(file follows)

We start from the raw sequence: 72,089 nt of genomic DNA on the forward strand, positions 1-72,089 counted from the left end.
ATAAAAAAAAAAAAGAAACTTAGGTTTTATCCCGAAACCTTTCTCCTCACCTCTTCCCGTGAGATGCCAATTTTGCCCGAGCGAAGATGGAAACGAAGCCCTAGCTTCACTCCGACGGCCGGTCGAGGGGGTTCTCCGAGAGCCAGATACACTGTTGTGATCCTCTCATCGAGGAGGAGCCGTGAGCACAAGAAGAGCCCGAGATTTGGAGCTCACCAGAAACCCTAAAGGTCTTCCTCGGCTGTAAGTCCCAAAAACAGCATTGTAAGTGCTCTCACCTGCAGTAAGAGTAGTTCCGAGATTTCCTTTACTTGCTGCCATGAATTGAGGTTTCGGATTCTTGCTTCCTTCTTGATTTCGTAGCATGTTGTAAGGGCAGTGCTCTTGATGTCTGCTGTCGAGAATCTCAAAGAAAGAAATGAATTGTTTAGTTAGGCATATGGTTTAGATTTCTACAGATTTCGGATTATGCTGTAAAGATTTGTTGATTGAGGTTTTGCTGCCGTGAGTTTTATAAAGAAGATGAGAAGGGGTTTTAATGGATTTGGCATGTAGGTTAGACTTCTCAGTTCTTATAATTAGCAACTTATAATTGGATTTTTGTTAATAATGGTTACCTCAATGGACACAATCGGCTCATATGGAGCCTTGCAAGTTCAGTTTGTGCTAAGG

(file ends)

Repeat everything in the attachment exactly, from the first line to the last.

We start from the raw sequence: 72,089 nt of genomic DNA on the forward strand, positions 1-72,089 counted from the left end.
ATAAAAAAAAAAAAGAAACTTAGGTTTTATCCCGAAACCTTTCTCCTCACCTCTTCCCGTGAGATGCCAATTTTGCCCGAGCGAAGATGGAAACGAAGCCCTAGCTTCACTCCGACGGCCGGTCGAGGGGGTTCTCCGAGAGCCAGATACACTGTTGTGATCCTCTCATCGAGGAGGAGCCGTGAGCACAAGAAGAGCCCGAGATTTGGAGCTCACCAGAAACCCTAAAGGTCTTCCTCGGCTGTAAGTCCCAAAAACAGCATTGTAAGTGCTCTCACCTGCAGTAAGAGTAGTTCCGAGATTTCCTTTACTTGCTGCCATGAATTGAGGTTTCGGATTCTTGCTTCCTTCTTGATTTCGTAGCATGTTGTAAGGGCAGTGCTCTTGATGTCTGCTGTCGAGAATCTCAAAGAAAGAAATGAATTGTTTAGTTAGGCATATGGTTTAGATTTCTACAGATTTCGGATTATGCTGTAAAGATTTGTTGATTGAGGTTTTGCTGCCGTGAGTTTTATAAAGAAGATGAGAAGGGGTTTTAATGGATTTGGCATGTAGGTTAGACTTCTCAGTTCTTATAATTAGCAACTTATAATTGGATTTTTGTTAATAATGGTTACCTCAATGGACACAATCGGCTCATATGGAGCCTTGCAAGTTCAGTTTGTGCTAAGG